Moses had to run for his life. Now, as a hated Hebrew slave, if caught, he would be punished and killed for his crime against the Egyptian. He could have enjoyed all the luxury of being one of Pharaoh’s family, yet he chose to be called a Hebrew with the persecution that would come to those who were the slaves of Egypt. His faith, therefore, demonstrated a great trust in the character of a God who promised a land for His people, a land that Moses would finally see, yet never enter.


Hebrews 11:26Esteeming the reproach of Christ greater riches than the treasures in Egypt: for he had respect unto the recompence of the reward.


ChristChristos (literally “the anointed” or “the Christ”)

reproach – a reproach such as Christ suffered, for the cause of God, from his enemies.

Psalm 89:50-5150 Remember, Lord, the reproach of thy servants; [how] I do bear in my bosom [the reproach of] all the mighty people; 51 Wherewith thine enemies have reproached, O Lord; wherewith they have reproached the footsteps of thine anointed.


Thus it is saying that Moses esteemed (considered) the reproach that Christ suffered to be more acceptable than all the treasures of Egypt (and Egypt was the richest, greatest nation on the known earth at this time).

Psalm 84:10For a day in thy courts [is] better than a thousand. I had rather be a doorkeeper in the house of my God, than to dwell in the tents of wickedness.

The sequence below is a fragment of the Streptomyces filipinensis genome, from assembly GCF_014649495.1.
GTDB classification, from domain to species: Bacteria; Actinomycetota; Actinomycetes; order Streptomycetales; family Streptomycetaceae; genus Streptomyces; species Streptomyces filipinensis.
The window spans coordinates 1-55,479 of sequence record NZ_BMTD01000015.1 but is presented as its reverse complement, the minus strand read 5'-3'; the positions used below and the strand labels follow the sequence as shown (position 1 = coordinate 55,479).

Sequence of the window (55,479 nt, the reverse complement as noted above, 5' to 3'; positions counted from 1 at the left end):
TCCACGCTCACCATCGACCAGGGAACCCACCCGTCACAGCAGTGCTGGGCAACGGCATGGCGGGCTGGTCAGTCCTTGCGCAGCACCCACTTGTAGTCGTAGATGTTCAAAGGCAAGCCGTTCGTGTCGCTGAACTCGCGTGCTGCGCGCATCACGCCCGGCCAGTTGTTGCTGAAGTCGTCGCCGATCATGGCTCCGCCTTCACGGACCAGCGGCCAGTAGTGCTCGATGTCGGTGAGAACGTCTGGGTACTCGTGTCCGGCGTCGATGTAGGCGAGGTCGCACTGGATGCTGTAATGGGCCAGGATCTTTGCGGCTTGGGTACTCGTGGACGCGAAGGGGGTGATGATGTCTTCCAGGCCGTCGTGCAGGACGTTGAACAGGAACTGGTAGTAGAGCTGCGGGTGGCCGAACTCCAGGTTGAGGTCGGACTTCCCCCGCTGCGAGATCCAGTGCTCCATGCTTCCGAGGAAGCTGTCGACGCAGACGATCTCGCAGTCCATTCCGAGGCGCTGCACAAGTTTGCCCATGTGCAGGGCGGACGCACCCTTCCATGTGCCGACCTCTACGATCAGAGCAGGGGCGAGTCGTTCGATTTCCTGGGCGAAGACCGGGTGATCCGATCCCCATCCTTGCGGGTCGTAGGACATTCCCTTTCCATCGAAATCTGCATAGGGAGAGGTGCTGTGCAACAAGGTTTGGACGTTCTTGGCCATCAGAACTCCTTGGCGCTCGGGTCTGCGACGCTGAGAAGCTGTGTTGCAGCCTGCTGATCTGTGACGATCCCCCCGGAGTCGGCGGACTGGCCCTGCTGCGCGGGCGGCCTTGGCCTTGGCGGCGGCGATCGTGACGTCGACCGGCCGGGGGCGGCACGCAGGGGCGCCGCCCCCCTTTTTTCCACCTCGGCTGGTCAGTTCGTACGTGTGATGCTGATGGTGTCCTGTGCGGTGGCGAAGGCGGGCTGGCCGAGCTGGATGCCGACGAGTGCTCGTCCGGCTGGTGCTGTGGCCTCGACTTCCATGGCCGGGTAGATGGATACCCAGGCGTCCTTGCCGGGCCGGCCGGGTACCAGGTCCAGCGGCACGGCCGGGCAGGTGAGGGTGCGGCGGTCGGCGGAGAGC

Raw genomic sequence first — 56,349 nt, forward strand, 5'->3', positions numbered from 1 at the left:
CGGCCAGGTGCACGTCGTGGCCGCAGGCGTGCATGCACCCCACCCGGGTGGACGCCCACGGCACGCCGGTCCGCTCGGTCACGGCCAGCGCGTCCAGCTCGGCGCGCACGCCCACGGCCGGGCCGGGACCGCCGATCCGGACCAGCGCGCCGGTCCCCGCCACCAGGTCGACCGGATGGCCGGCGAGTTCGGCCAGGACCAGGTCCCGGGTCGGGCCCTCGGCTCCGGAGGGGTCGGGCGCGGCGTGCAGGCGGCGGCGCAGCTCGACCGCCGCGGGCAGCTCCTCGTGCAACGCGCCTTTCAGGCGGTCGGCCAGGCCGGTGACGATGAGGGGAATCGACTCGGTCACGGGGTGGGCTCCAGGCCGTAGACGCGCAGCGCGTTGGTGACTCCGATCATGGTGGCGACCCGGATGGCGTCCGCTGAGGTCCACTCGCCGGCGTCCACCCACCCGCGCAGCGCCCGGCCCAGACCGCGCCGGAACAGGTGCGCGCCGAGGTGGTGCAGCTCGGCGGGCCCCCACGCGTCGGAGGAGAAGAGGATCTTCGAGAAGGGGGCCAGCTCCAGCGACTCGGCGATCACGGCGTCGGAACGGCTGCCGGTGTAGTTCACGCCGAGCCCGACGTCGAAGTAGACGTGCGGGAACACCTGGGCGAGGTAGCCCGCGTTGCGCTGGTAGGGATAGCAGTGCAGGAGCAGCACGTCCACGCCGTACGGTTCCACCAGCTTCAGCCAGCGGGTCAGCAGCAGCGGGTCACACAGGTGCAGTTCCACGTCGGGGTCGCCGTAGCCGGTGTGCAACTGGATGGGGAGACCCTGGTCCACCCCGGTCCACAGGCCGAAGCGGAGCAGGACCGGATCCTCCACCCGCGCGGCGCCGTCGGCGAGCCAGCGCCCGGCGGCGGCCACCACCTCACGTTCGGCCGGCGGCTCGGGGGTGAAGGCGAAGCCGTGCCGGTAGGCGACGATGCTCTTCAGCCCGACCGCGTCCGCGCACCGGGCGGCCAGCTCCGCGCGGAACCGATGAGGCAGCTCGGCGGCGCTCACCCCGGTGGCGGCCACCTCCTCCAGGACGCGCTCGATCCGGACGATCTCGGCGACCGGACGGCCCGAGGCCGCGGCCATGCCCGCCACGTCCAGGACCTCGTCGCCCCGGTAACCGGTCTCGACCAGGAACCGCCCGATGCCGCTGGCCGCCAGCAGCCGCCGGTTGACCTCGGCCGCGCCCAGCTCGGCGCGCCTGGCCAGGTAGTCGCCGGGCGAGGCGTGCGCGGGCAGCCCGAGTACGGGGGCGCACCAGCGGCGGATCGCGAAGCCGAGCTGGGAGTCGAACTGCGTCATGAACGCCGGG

had respect – to turn the eyes away from other things and fix them on some one thing; to look at attentively; to look with steadfast mental gaze.

recompence of the reward – the payment of wages due. See Hebrews 10:35.


Moses’ full attention was focused upon the payment of wages due him (the reward) because of (and in spite of) the reproach and afflictions. He could see (with eyes of faith) what had been promised him, and was confident that God who promised would also deliver.

Romans 8:18For I reckon that the sufferings of this present time [are] not worthy [to be compared] with the glory which shall be revealed in us.

His faith was the evidence (the proof of) his belief in God which was based upon his trust in the character of the One who promised.